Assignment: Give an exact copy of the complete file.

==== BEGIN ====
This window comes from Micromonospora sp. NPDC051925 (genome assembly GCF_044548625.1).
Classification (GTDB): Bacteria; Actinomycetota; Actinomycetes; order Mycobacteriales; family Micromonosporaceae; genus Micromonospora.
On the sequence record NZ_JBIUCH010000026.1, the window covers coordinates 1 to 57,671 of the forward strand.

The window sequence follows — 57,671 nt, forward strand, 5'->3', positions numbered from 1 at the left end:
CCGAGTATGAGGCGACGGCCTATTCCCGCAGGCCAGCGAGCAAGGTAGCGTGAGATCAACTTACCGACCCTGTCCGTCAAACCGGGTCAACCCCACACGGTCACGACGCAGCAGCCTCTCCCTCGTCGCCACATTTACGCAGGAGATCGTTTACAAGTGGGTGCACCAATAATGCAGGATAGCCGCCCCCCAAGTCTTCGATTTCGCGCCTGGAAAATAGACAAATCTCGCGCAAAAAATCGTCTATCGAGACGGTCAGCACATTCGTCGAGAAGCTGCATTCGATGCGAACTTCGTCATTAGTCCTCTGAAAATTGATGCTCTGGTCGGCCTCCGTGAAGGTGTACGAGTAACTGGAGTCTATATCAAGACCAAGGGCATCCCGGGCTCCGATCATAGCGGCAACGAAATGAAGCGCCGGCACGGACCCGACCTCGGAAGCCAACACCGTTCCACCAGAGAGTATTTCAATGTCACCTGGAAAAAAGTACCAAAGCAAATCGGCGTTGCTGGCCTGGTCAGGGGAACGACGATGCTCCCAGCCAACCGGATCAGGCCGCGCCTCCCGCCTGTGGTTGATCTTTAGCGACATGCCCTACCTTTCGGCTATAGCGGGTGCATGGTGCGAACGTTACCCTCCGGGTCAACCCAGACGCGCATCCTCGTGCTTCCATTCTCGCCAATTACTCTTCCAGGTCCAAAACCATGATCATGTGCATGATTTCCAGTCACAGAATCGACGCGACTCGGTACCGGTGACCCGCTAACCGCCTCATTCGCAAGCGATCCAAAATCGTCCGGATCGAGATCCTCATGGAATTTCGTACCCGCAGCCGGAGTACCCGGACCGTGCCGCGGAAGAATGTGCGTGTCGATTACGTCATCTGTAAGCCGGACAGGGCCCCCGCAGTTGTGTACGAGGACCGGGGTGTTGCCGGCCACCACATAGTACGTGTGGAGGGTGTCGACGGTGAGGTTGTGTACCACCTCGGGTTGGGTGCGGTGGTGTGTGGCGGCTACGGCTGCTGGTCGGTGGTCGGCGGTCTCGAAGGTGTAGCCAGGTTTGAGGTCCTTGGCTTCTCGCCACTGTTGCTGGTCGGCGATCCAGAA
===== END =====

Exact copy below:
This window comes from Micromonospora sp. NPDC051925 (genome assembly GCF_044548625.1).
Classification (GTDB): Bacteria; Actinomycetota; Actinomycetes; order Mycobacteriales; family Micromonosporaceae; genus Micromonospora.
On the sequence record NZ_JBIUCH010000026.1, the window covers coordinates 1 to 57,671 of the forward strand.

The window sequence follows — 57,671 nt, forward strand, 5'->3', positions numbered from 1 at the left end:
CCGAGTATGAGGCGACGGCCTATTCCCGCAGGCCAGCGAGCAAGGTAGCGTGAGATCAACTTACCGACCCTGTCCGTCAAACCGGGTCAACCCCACACGGTCACGACGCAGCAGCCTCTCCCTCGTCGCCACATTTACGCAGGAGATCGTTTACAAGTGGGTGCACCAATAATGCAGGATAGCCGCCCCCCAAGTCTTCGATTTCGCGCCTGGAAAATAGACAAATCTCGCGCAAAAAATCGTCTATCGAGACGGTCAGCACATTCGTCGAGAAGCTGCATTCGATGCGAACTTCGTCATTAGTCCTCTGAAAATTGATGCTCTGGTCGGCCTCCGTGAAGGTGTACGAGTAACTGGAGTCTATATCAAGACCAAGGGCATCCCGGGCTCCGATCATAGCGGCAACGAAATGAAGCGCCGGCACGGACCCGACCTCGGAAGCCAACACCGTTCCACCAGAGAGTATTTCAATGTCACCTGGAAAAAAGTACCAAAGCAAATCGGCGTTGCTGGCCTGGTCAGGGGAACGACGATGCTCCCAGCCAACCGGATCAGGCCGCGCCTCCCGCCTGTGGTTGATCTTTAGCGACATGCCCTACCTTTCGGCTATAGCGGGTGCATGGTGCGAACGTTACCCTCCGGGTCAACCCAGACGCGCATCCTCGTGCTTCCATTCTCGCCAATTACTCTTCCAGGTCCAAAACCATGATCATGTGCATGATTTCCAGTCACAGAATCGACGCGACTCGGTACCGGTGACCCGCTAACCGCCTCATTCGCAAGCGATCCAAAATCGTCCGGATCGAGATCCTCATGGAATTTCGTACCCGCAGCCGGAGTACCCGGACCGTGCCGCGGAAGAATGTGCGTGTCGATTACGTCATCTGTAAGCCGGACAGGGCCCCCGCAGTTGTGTACGAGGACCGGGGTGTTGCCGGCCACCACATAGTACGTGTGGAGGGTGTCGACGGTGAGGTTGTGTACCACCTCGGGTTGGGTGCGGTGGTGTGTGGCGGCTACGGCTGCTGGTCGGTGGTCGGCGGTCTCGAAGGTGTAGCCAGGTTTGAGGTCCTTGGCTTCTCGCCACTGTTGCTGGTCGGCGATCCAGAA